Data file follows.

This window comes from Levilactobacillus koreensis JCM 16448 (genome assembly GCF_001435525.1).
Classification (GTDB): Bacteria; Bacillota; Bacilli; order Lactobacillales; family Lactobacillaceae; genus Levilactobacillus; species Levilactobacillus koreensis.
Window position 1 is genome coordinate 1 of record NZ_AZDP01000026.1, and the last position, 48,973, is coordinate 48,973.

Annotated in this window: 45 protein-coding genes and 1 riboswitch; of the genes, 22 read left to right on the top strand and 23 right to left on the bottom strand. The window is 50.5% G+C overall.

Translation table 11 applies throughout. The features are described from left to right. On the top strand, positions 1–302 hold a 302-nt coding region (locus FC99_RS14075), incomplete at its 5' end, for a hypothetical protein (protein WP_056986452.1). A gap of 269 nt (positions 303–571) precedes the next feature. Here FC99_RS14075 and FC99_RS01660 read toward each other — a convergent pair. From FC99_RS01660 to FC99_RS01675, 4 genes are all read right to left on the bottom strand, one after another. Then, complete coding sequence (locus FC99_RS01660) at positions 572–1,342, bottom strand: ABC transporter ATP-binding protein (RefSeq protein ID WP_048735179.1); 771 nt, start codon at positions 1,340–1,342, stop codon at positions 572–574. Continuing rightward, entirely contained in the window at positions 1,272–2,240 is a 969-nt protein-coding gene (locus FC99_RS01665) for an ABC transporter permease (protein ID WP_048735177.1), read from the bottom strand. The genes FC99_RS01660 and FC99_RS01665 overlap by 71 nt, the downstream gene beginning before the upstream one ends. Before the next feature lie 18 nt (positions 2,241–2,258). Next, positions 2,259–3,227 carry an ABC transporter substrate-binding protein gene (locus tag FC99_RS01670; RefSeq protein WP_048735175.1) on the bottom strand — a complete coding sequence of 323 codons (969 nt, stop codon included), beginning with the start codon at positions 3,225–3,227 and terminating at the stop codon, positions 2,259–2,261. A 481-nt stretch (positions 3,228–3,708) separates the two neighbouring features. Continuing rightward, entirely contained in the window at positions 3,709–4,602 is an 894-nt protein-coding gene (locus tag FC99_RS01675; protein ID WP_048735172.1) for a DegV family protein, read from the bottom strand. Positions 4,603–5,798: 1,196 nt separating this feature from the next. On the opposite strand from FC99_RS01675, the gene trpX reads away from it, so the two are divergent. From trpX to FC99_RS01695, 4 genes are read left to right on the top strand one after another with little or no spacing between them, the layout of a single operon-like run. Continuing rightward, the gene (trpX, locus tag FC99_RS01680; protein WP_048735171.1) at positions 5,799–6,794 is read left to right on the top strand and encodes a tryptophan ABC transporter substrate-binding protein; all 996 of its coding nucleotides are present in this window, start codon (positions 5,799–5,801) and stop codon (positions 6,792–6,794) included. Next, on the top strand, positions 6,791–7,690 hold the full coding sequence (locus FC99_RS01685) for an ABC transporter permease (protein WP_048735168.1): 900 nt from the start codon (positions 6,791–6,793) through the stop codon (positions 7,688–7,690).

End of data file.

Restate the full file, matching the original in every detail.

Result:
This window comes from Levilactobacillus koreensis JCM 16448 (genome assembly GCF_001435525.1).
Classification (GTDB): Bacteria; Bacillota; Bacilli; order Lactobacillales; family Lactobacillaceae; genus Levilactobacillus; species Levilactobacillus koreensis.
Window position 1 is genome coordinate 1 of record NZ_AZDP01000026.1, and the last position, 48,973, is coordinate 48,973.

Annotated in this window: 45 protein-coding genes and 1 riboswitch; of the genes, 22 read left to right on the top strand and 23 right to left on the bottom strand. The window is 50.5% G+C overall.

Translation table 11 applies throughout. The features are described from left to right. On the top strand, positions 1–302 hold a 302-nt coding region (locus FC99_RS14075), incomplete at its 5' end, for a hypothetical protein (protein WP_056986452.1). A gap of 269 nt (positions 303–571) precedes the next feature. Here FC99_RS14075 and FC99_RS01660 read toward each other — a convergent pair. From FC99_RS01660 to FC99_RS01675, 4 genes are all read right to left on the bottom strand, one after another. Then, complete coding sequence (locus FC99_RS01660) at positions 572–1,342, bottom strand: ABC transporter ATP-binding protein (RefSeq protein ID WP_048735179.1); 771 nt, start codon at positions 1,340–1,342, stop codon at positions 572–574. Continuing rightward, entirely contained in the window at positions 1,272–2,240 is a 969-nt protein-coding gene (locus FC99_RS01665) for an ABC transporter permease (protein ID WP_048735177.1), read from the bottom strand. The genes FC99_RS01660 and FC99_RS01665 overlap by 71 nt, the downstream gene beginning before the upstream one ends. Before the next feature lie 18 nt (positions 2,241–2,258). Next, positions 2,259–3,227 carry an ABC transporter substrate-binding protein gene (locus tag FC99_RS01670; RefSeq protein WP_048735175.1) on the bottom strand — a complete coding sequence of 323 codons (969 nt, stop codon included), beginning with the start codon at positions 3,225–3,227 and terminating at the stop codon, positions 2,259–2,261. A 481-nt stretch (positions 3,228–3,708) separates the two neighbouring features. Continuing rightward, entirely contained in the window at positions 3,709–4,602 is an 894-nt protein-coding gene (locus tag FC99_RS01675; protein ID WP_048735172.1) for a DegV family protein, read from the bottom strand. Positions 4,603–5,798: 1,196 nt separating this feature from the next. On the opposite strand from FC99_RS01675, the gene trpX reads away from it, so the two are divergent. From trpX to FC99_RS01695, 4 genes are read left to right on the top strand one after another with little or no spacing between them, the layout of a single operon-like run. Continuing rightward, the gene (trpX, locus tag FC99_RS01680; protein WP_048735171.1) at positions 5,799–6,794 is read left to right on the top strand and encodes a tryptophan ABC transporter substrate-binding protein; all 996 of its coding nucleotides are present in this window, start codon (positions 5,799–5,801) and stop codon (positions 6,792–6,794) included. Next, on the top strand, positions 6,791–7,690 hold the full coding sequence (locus FC99_RS01685) for an ABC transporter permease (protein WP_048735168.1): 900 nt from the start codon (positions 6,791–6,793) through the stop codon (positions 7,688–7,690).